Thursday, October 29, 2009

Bats in eastern U.S. face worst threat ever

Bats in eastern U.S. face worst threat ever

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Just two years ago at Halloween I gave a commentary encouraging people to appreciate bats. There I pointed out that all Illinois bats feed on insects, and that they consume enormous quantities of mosquitoes and agricultural pests. That commentary ended with this rhetorical flourish: “If the thought of living with bats makes you shiver, think of where we’d be without them.”

I didn’t know it at the time, but earlier that year scientists in New York had documented a new disease that could make the nightmare of a world without bats—at least some species--real.

It’s called “White-nose Syndrome,” and in the words of Jean Mengelkoch, a biologist with the Illinois Natural History Survey in Champaign, “It’s the worst thing that’s ever happened to bats.”

White-nose syndrome seems to be caused by a newly described fungus (Geomyces destructans) that grows on the muzzles and bodies of bats that hibernate in caves and mines. It appears the fungus causes affected animals to become active in temperatures too cold for insect-catching, which means they use up the fat stores needed to survive the winter prematurely. [ Photo by Marvin Moriarty/USFWS depicts a little brown bat with white-nose syndrome.]

According to a U.S. Fish and Wildlife Service estimate, some 400,000 bats have already died from White-nose Syndrome, and there is no end to the carnage in sight. What’s even more disturbing than the overall number of bat deaths is the rate of mortality among some afflicted colonies, which can reach 100%. That’s how scientists say, “Sometimes, every single one dies.”

Here it is even more depressing but relevant to remember that bat populations do not rebound well, either, on account of the way they live and reproduce. Many small mammals, such as mice, live short lives—a year or so—but produce multiple litters of multiple young in that time. This reproductive strategy results in populations that bounce back quickly from catastrophic declines. Bats are different. They live long—typically 10-20 years among the species most afflicted by White-nose Syndrome--and they reproduce very slowly, with females giving birth to only a single pup per year. This reproductive strategy is very ineffective for rebuilding a population that crashes.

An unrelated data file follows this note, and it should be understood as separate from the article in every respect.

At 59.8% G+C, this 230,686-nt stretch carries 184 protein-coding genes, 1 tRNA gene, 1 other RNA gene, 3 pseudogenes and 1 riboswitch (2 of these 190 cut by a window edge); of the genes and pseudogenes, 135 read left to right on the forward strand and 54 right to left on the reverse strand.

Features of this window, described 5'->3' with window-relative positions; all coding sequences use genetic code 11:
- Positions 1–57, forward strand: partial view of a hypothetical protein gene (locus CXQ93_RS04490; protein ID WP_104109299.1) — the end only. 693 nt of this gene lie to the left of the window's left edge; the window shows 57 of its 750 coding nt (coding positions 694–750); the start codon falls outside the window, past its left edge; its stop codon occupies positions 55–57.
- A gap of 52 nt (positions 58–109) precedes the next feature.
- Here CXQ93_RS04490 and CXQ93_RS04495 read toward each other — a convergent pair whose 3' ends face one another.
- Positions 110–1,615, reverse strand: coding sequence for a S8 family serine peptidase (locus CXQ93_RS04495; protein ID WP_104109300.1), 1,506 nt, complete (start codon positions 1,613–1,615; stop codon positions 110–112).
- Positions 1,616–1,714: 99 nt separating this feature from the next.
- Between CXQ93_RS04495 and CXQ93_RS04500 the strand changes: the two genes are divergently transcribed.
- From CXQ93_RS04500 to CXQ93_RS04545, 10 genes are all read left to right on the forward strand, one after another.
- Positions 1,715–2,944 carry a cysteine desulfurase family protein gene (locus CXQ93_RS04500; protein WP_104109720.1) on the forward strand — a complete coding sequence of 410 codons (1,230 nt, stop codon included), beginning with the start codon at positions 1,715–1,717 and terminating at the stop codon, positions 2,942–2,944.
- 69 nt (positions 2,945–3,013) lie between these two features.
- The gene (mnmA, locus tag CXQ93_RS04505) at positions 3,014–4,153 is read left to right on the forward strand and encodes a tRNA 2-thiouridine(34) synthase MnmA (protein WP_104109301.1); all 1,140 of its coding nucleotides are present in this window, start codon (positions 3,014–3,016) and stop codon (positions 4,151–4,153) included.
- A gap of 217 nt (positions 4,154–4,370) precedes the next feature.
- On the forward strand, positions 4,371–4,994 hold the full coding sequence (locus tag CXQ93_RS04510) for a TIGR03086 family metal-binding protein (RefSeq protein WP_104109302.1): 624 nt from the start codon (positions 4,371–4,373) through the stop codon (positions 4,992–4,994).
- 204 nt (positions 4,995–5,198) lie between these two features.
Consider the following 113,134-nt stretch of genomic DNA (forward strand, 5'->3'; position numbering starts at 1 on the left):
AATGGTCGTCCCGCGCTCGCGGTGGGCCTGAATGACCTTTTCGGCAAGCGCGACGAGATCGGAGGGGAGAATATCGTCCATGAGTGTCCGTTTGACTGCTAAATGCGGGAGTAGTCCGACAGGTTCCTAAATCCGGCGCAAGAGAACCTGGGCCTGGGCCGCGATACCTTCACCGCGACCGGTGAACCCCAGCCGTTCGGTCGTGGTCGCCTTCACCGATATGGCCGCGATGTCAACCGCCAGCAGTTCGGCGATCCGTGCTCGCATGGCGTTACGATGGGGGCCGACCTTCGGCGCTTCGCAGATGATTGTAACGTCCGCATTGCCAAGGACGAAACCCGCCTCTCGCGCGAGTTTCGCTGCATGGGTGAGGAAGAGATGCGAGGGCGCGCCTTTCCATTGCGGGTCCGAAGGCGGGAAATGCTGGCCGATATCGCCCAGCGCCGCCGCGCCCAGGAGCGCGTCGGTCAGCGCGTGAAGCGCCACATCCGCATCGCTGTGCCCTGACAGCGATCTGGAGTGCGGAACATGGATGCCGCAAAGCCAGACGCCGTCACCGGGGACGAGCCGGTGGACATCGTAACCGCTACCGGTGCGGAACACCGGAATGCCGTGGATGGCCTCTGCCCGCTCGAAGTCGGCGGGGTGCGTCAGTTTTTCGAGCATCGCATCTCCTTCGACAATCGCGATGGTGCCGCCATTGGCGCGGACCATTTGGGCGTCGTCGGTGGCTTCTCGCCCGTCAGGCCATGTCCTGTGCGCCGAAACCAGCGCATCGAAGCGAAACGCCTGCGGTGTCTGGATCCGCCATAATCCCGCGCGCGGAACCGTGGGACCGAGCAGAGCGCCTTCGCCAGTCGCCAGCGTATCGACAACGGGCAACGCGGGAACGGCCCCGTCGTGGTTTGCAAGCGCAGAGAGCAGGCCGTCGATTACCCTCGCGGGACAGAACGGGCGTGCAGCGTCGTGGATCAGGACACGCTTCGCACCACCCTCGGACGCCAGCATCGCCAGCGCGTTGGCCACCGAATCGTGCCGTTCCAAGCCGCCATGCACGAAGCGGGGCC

So far, White-nose Syndrome has spread approximately 450 miles from where it was first documented, and it now affects bats in nine states. The closest cases to Illinois are in Virginia and West Virginia, where it seems to have been transmitted by cavers who were visiting from affected areas in the northeast. Apparently the fungus survives in soil where it can be picked up on clothing and other gear and then taken to new locales.

In an effort to slow the spread of White-nose Syndrome, the eastern region office of the National Forest Service closed all caves and mines on National Forest System land—including those in the Shawnee National Forest--in April of this year.

If there is anything positive to say on the subject of White-nose Syndrome in bats, it can be only that people are responding to the threat with all of the concern it deserves. Scientists from state and federal agencies are working feverishly to understand the causes of and identify remedies for the problem. And cavers, whose recreation is affected by closures, are cooperating with and raising money for efforts to stop the spread of the disease.

See more on White-Nose Syndrome at: